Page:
PEOPLE from Huddersfield's ethnic minority communities have been talking about the problems they face coping with Alzheimer's Disease.
The Huddersfield branch of the Alzheimer's Society held a conference for sufferers and carers from ethnic minority groups.
The event - at the National Children's Centre on New North Parade - aimed to find out why few people in these groups sought help to cope with Alzheimer's.
Problems identified included stigma about the disease, or a reluctance to discuss problems with people outside the ethnic group.
Sufferers and carers spoke about the ways they would prefer help to be given.
Huddersfield man Mick Guha spoke about the problems his wife faced when she was in a care home, suffering from Alzheimer's.
He said there was a lack of understanding among staff about the kinds of food she would eat and when she wanted it.
Many Indian women like his wife revert to their first language - such as Hindi, Urdu or Gujarati - when suffering from Alzheimer's.
Mr Guha said staff thought his wife was talking "nonsense" because they did not understand her language.
An African-Caribbean woman - who identified herself as Thelma - spoke about the importance of confidentiality to people within her community.
Thelma had cared for a young family while looking after her husband, who suffered from Alzheimer's.
She had support from the Alzheimer's Society but said many people from the African-Caribbean community did not realise the help would be confidential - and so did not make contact.
As the problem is kept quiet, she said the disease is a "silent killer" in her ethnic group.
Other speakers at the event included Dr Nasim Hasnie, ex-chairman of the Huddersfield Interfaith Council; members of the Carers' Gateway; the Harriet Tubman Agency, which supports people with disabilities; and representatives from the Muslim Community Centre in Huddersfield.
After discussions, the society drew up an action plan about how they would meet the needs of ethnic minority groups.
Tactics include working with voluntary organisations who already target these groups and ensuring information about the society is located in places regularly used by ethnic minority communities.
Janet Dudley, manager of the society, said: "The main message of the day was that the society needs to continue to find new ways to engage with the ethnic minority communities in Huddersfield.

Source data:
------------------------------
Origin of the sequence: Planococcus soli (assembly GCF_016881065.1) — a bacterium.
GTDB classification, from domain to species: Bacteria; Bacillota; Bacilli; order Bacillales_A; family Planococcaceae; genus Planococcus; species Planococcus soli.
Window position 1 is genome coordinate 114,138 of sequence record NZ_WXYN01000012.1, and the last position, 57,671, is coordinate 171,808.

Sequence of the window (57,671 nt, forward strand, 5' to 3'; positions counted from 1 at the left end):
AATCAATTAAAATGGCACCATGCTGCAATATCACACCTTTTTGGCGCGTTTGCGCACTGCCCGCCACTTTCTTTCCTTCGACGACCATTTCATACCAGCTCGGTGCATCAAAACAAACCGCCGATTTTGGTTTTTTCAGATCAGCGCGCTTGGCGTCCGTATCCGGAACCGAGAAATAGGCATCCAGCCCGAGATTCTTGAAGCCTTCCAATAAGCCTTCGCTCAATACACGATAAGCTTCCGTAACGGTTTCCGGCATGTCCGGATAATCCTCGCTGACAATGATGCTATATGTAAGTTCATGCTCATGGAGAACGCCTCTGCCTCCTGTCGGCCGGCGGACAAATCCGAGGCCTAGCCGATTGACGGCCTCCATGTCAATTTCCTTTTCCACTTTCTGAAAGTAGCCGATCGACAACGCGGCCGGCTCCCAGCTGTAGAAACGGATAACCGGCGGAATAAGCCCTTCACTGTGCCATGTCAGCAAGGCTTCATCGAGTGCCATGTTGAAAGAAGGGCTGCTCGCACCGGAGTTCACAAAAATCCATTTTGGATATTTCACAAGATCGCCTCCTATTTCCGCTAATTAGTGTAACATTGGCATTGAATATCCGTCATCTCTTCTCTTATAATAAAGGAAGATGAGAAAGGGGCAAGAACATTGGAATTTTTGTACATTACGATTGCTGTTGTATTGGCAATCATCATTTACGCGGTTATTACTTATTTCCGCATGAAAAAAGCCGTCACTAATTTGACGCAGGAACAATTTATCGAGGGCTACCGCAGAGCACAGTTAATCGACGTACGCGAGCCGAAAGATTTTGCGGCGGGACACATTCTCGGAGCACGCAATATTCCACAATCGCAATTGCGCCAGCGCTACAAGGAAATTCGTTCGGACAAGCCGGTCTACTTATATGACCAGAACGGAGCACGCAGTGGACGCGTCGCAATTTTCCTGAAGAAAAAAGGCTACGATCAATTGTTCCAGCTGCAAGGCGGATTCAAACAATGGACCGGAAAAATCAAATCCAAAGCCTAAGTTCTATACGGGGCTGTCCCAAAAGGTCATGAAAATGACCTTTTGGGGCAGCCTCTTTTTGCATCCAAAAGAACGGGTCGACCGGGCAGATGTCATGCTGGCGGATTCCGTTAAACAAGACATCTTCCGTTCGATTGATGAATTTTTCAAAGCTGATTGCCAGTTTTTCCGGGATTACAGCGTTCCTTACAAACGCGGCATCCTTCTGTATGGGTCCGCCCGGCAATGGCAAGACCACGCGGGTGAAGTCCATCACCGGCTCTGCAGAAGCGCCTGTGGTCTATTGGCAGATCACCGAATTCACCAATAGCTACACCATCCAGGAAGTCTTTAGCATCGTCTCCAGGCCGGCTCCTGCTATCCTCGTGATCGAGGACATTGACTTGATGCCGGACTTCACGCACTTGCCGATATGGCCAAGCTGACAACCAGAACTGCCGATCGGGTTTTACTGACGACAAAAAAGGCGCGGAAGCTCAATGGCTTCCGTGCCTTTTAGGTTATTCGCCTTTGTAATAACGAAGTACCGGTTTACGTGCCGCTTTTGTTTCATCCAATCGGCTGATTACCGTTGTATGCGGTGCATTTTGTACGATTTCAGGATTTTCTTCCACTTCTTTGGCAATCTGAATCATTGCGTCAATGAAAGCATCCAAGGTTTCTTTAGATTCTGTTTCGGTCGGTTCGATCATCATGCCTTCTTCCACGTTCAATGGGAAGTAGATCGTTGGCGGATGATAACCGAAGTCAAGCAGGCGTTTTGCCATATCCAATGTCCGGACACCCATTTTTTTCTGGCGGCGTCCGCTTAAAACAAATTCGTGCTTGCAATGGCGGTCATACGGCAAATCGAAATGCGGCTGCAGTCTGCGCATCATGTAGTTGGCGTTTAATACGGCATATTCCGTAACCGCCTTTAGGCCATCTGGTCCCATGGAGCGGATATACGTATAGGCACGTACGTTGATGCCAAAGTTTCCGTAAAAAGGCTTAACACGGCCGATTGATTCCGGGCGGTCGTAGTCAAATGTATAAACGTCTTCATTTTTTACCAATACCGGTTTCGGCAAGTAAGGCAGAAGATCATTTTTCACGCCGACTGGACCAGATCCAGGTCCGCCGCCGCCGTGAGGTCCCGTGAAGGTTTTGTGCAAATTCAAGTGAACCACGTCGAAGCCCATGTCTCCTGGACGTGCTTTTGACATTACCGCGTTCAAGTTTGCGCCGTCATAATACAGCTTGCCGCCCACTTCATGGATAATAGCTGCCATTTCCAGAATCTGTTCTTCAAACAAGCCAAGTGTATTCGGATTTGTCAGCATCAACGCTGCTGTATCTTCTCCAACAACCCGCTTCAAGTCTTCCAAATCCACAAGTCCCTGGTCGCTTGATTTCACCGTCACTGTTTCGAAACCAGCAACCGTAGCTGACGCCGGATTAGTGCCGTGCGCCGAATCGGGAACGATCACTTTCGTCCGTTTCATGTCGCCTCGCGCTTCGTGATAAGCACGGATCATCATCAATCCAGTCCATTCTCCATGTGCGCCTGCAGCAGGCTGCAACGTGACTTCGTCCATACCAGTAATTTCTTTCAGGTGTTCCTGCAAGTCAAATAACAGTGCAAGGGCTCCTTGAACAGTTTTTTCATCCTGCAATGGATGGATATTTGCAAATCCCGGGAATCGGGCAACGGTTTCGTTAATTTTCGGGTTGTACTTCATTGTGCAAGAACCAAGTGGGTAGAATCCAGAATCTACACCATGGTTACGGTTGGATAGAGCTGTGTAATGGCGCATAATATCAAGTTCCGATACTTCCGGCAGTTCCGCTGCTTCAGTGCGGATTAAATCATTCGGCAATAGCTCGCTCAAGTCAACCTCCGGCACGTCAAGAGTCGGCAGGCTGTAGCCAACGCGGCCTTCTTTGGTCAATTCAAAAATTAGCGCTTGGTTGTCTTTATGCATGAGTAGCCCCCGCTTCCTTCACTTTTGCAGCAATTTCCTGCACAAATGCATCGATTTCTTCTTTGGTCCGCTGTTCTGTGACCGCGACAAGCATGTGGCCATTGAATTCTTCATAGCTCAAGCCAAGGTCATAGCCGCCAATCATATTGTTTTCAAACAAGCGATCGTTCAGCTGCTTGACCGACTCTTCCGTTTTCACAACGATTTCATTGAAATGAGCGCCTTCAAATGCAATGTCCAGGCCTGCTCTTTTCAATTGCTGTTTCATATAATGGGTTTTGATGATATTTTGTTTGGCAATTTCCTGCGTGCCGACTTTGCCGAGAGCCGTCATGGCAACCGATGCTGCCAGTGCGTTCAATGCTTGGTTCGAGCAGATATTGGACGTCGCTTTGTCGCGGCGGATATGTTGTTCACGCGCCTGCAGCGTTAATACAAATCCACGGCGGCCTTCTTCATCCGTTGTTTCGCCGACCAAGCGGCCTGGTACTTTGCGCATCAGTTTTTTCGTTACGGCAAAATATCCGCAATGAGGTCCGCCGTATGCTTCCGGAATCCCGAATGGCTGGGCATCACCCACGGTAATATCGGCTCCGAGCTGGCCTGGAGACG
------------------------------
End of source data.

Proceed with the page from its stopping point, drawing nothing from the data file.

"This will be the way for them to develop trust in the society and increasingly access the support that is offered."
* Phone Janet Dudley on 01484 429865 or you can email email@example.com
What is dementia?
Dementia is a term used to describe various different brain disorders that have in common a loss of brain function that is usually progressive and eventually severe.
There are over 100 different types of dementia. The most common are Alzheimer's disease, vascular dementia and dementia with Lewy bodies.
Who is at risk?
Dementia usually affects older people. While it is possible to develop dementia early in life, the chances of doing so increase dramatically with age. One in 50 people between the ages of 65 and 70 have a form of dementia, compared to one in five people over the age of 80.
What are the symptoms?
Symptoms of dementia include loss of memory, confusion and problems with speech and understanding.
Some of the first signs of Alzheimer's disease include lapses in memory and problems with finding the right words. Mood changes can also be evident. People with dementia may also feel sad, frightened or angry about what is happening to them.
Getting a diagnosis
If you are worried about yourself, or someone close to you, it is worth discussing your concerns with your doctor.
A diagnosis will help rule out other illnesses that might have similar symptoms, including depression.
There are drugs available that appear to alleviate some of the symptoms of Alzheimer's disease in some people. Whether you are someone with dementia or a carer, a diagnosis can help you to prepare and plan for the future.